Most everyone who stays in touch with the news knows that the Episcopal Church USA is undergoing a seismic shift towards the full inclusion of gays and lesbians into the life and liturgy of the Church. As reported in the New York Times, at the Church’s tri-annual convention in Anaheim yesterday, the House of Bishops hammered out a broadly supported resolution which, among other things, “gives latitude to bishops who wish to go ahead and bless [same-sex] unions, particularly in states that have legalized such marriages.” Of course, as a gay man whose committed relationship has already received the blessing of the Church in 1993, I was delighted to see this move towards equal treatment. However, millions of people worldwide are as appalled and disgusted with this progressive move as I was thrilled and gratified. One line from the NYT article particularly caught my attention.
The Rev. Steve Wood, pastor of St. Andrews Church in Mount Pleasant, S.C., said: “The conservatives are treated more as zoological oddities. We’re patted on the head, nice-nice, and then we get steamrolled.”
Those of you who read my old blog know that I have a strong faith of some kind, but wonder now and then about my Christianity. One of the faith practices that I come back to again and again with great reward is not particularly emphasized in Christianity—meditation. I have been following the meditation practices of the Self-Realization Fellowship for 30 years now. I have to say that my closest and most trusted avatar is not Jesus Christ but rather Paramahansa Yogananda, founder of SRF. That certainly would disqualify me in the eyes of many, perhaps most, Christians. Yet I feel confident that I am on the right path to both attend Trinity Episcopal Church AND practice SRF meditation. I give you this background because I am about to relate to you one more meeting of myself and the Divine Presence in my life.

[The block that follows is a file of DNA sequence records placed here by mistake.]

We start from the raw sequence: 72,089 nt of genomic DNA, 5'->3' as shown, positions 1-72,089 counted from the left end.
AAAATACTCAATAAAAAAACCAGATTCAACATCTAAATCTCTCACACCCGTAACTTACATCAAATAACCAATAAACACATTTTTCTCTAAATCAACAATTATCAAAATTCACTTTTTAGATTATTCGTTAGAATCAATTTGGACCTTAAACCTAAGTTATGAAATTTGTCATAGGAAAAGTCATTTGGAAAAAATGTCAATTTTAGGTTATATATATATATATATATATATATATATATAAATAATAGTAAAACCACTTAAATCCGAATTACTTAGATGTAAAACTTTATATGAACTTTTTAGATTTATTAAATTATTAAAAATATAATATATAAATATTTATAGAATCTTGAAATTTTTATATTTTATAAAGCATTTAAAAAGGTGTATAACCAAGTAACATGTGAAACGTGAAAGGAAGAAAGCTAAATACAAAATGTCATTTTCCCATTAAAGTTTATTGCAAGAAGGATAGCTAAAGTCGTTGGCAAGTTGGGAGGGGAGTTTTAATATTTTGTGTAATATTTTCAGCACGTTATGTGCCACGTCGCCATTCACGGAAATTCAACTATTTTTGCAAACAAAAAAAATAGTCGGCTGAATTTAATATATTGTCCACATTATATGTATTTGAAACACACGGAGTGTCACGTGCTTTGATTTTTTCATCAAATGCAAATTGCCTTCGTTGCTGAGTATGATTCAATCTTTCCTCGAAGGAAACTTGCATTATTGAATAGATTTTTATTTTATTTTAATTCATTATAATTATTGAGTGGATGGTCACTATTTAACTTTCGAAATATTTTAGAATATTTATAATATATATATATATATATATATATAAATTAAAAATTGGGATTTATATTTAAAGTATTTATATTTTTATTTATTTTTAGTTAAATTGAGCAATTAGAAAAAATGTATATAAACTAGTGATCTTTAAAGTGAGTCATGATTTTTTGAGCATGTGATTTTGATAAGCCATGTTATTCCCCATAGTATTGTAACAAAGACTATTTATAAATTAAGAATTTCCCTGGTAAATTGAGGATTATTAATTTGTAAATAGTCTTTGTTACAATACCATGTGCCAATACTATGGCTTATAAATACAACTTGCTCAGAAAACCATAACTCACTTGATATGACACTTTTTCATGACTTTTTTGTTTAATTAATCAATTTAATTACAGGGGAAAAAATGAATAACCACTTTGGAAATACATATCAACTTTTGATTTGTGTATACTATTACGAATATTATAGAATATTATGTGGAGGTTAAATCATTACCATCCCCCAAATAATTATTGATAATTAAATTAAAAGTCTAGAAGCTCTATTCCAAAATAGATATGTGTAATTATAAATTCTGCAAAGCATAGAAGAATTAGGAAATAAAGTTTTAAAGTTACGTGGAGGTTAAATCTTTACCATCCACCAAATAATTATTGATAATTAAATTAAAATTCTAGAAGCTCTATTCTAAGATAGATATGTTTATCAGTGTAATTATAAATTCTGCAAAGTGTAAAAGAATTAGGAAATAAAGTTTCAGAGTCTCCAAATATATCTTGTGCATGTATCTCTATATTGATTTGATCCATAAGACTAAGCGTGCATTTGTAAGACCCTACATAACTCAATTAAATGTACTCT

A while back, May 6 to be precise, I wrote a blog entry entitled Now that we have a patch of sun. I told you about how we had tried for 8 years to make a shade garden, and now had ended up with a sunny patch in the corner of our garden. I said I tilled the soil, weeded, put in some dahlias and vines in memory of my great grandmother, encouraged the perennials we planted last year, and gave the new sun garden my blessing: “Poof, grow!” It’s been a little less than two months since that day, and the miracle of the garden has evolved. I thought you might like to pay a re-visit to that special little corner. So here is an overview shot of it (from the same point that I took the picture in the last blog entry), and then I will comment and add a collage of 4 close-ups.